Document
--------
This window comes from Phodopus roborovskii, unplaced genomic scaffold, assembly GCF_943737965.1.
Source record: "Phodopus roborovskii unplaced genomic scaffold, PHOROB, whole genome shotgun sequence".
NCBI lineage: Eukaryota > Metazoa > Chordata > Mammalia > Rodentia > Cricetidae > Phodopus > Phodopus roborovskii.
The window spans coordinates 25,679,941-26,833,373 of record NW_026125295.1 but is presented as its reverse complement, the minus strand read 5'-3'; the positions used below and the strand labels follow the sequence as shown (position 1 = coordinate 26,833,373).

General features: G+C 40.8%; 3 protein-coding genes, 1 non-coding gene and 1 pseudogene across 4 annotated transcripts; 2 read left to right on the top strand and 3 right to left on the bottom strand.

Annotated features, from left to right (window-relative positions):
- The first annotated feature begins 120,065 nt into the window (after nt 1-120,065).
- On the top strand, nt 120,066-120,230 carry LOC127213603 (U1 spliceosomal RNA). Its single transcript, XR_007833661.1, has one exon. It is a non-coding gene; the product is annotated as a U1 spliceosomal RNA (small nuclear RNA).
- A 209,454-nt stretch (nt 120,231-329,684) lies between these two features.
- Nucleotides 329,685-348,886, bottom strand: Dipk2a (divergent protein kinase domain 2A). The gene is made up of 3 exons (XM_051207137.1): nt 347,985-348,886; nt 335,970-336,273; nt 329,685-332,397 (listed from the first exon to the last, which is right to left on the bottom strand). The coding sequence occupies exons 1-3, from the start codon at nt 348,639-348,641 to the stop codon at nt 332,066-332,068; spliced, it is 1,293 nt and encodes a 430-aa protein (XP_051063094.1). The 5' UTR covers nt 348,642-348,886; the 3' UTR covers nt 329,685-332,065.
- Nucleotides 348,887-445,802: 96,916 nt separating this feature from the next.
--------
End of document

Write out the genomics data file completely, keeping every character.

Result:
This window comes from Phodopus roborovskii, unplaced genomic scaffold, assembly GCF_943737965.1.
Source record: "Phodopus roborovskii unplaced genomic scaffold, PHOROB, whole genome shotgun sequence".
NCBI lineage: Eukaryota > Metazoa > Chordata > Mammalia > Rodentia > Cricetidae > Phodopus > Phodopus roborovskii.
The window spans coordinates 25,679,941-26,833,373 of record NW_026125295.1 but is presented as its reverse complement, the minus strand read 5'-3'; the positions used below and the strand labels follow the sequence as shown (position 1 = coordinate 26,833,373).

General features: G+C 40.8%; 3 protein-coding genes, 1 non-coding gene and 1 pseudogene across 4 annotated transcripts; 2 read left to right on the top strand and 3 right to left on the bottom strand.

Annotated features, from left to right (window-relative positions):
- The first annotated feature begins 120,065 nt into the window (after nt 1-120,065).
- On the top strand, nt 120,066-120,230 carry LOC127213603 (U1 spliceosomal RNA). Its single transcript, XR_007833661.1, has one exon. It is a non-coding gene; the product is annotated as a U1 spliceosomal RNA (small nuclear RNA).
- A 209,454-nt stretch (nt 120,231-329,684) lies between these two features.
- Nucleotides 329,685-348,886, bottom strand: Dipk2a (divergent protein kinase domain 2A). The gene is made up of 3 exons (XM_051207137.1): nt 347,985-348,886; nt 335,970-336,273; nt 329,685-332,397 (listed from the first exon to the last, which is right to left on the bottom strand). The coding sequence occupies exons 1-3, from the start codon at nt 348,639-348,641 to the stop codon at nt 332,066-332,068; spliced, it is 1,293 nt and encodes a 430-aa protein (XP_051063094.1). The 5' UTR covers nt 348,642-348,886; the 3' UTR covers nt 329,685-332,065.
- Nucleotides 348,887-445,802: 96,916 nt separating this feature from the next.